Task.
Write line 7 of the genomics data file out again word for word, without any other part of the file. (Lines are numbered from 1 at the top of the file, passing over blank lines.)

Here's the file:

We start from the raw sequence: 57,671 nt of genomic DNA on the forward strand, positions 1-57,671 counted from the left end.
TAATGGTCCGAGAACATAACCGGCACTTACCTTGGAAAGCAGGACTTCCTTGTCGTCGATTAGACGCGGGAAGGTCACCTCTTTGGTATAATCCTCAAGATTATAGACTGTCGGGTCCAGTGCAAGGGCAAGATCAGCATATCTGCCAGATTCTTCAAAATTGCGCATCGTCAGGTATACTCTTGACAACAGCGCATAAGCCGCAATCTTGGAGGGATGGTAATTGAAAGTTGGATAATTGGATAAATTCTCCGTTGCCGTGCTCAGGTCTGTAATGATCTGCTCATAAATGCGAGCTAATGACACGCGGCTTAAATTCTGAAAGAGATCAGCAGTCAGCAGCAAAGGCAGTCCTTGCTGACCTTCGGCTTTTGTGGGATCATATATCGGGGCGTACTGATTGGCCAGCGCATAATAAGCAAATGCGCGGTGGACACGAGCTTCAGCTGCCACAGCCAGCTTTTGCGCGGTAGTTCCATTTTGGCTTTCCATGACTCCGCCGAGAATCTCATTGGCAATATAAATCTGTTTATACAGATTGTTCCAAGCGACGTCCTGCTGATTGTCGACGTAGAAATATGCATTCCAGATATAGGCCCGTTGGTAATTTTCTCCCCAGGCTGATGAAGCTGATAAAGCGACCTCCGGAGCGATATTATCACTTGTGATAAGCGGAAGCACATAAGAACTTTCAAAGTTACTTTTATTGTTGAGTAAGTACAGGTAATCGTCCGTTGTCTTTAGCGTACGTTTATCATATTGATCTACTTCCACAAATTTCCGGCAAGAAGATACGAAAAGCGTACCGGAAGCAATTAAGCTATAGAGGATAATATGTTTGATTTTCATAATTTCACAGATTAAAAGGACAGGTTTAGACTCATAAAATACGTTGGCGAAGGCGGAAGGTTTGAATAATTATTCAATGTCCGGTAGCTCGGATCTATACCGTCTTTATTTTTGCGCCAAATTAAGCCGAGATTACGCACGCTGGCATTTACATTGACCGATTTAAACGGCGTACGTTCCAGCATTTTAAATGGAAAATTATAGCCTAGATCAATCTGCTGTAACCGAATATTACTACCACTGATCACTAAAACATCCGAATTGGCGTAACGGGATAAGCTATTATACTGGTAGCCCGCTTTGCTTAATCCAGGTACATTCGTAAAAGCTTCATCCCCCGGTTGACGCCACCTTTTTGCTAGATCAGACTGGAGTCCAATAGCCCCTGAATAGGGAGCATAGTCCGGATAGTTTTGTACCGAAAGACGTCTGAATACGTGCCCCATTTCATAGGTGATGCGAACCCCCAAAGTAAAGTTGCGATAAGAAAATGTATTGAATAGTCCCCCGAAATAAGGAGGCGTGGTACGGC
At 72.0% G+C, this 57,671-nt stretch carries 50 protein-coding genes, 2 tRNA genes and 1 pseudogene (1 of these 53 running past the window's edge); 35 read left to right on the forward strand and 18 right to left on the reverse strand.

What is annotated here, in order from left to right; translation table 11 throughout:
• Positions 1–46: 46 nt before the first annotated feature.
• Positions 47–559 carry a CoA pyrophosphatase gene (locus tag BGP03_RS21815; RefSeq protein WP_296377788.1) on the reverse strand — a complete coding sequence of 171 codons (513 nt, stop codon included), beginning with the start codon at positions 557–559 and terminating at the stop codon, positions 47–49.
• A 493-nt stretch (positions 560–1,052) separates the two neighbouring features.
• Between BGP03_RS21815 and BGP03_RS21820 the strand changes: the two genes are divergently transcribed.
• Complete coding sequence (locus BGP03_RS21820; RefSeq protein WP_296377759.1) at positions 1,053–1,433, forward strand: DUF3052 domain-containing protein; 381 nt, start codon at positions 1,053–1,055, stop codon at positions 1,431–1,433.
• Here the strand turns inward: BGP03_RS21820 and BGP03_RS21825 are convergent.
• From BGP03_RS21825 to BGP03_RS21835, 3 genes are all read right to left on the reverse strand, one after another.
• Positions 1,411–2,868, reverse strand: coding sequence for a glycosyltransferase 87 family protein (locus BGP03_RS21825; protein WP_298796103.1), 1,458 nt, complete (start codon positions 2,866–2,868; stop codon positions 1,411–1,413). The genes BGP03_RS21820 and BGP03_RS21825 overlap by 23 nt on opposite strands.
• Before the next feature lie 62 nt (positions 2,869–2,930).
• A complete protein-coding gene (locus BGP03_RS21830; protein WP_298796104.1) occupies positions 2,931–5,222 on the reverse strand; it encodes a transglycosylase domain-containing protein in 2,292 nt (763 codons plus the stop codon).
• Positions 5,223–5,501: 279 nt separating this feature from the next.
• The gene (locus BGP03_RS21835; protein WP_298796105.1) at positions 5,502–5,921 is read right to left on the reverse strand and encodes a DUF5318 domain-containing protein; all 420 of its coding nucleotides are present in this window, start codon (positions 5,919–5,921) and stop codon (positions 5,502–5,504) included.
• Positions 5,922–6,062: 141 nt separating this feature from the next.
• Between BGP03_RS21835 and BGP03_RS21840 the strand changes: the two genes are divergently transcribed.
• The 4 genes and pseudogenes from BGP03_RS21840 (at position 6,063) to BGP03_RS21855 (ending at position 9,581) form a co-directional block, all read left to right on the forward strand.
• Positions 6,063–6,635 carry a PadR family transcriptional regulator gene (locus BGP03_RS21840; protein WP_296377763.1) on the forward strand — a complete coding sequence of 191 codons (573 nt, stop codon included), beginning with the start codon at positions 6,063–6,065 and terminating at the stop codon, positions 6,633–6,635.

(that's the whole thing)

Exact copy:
• A 493-nt stretch (positions 560–1,052) separates the two neighbouring features.